Dry vs soaked wood: modulating the volatile extractible fraction of oak wood by heat treatments.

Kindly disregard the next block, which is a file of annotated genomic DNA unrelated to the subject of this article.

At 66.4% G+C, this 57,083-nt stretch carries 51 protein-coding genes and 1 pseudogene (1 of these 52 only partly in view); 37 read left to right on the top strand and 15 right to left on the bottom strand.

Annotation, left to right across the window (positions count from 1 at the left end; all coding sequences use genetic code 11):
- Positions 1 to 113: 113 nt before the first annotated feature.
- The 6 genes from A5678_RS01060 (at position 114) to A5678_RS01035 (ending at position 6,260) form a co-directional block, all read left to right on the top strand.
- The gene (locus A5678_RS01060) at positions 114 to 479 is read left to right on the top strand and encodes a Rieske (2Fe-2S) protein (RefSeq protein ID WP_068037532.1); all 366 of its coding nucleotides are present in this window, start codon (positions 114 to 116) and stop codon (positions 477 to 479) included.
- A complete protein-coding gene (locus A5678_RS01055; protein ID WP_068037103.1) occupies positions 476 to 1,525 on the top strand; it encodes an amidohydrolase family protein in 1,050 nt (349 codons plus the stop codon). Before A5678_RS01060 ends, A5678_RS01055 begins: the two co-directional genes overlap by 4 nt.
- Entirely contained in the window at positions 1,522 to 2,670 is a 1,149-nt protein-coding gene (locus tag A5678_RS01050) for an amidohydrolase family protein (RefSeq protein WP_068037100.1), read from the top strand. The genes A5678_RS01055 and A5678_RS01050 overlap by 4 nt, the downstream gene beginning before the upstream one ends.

The volatile composition (volatile phenols, phenolic aldehydes, furanic compounds, lactones, phenyl ketones, and other related compounds) of Spanish oak heartwood of Quercus robur, Quercus petraea,Quercus pyrenaica, and Quercus faginea was studied by gas chromatography/mass spectrometry, in relation to the processing in barrels cooperage and in relation to the French oak of Quercus robur (Limousin) and Quercus petraea (Allier) and American oak of Quercus alba (Missouri), which are habitually used in cooperage. The volatile composition of seasoned oak woods varied according to individual trees, species, and origins, and the differences were more significant in Spanish species with respect to American species than with respect to French species. The toasting process influenced the volatile composition of wood. It led to high increases in the concentration of volatile phenols, furanic aldehydes, phenyl ketones, and other related structures, but the effect on w-lactones levels depended on species and origin. The volatile composition in Spanish oak species evolved during toasting like in French and American oak, but quantitative differences were found, especially important in American species with respect to European species.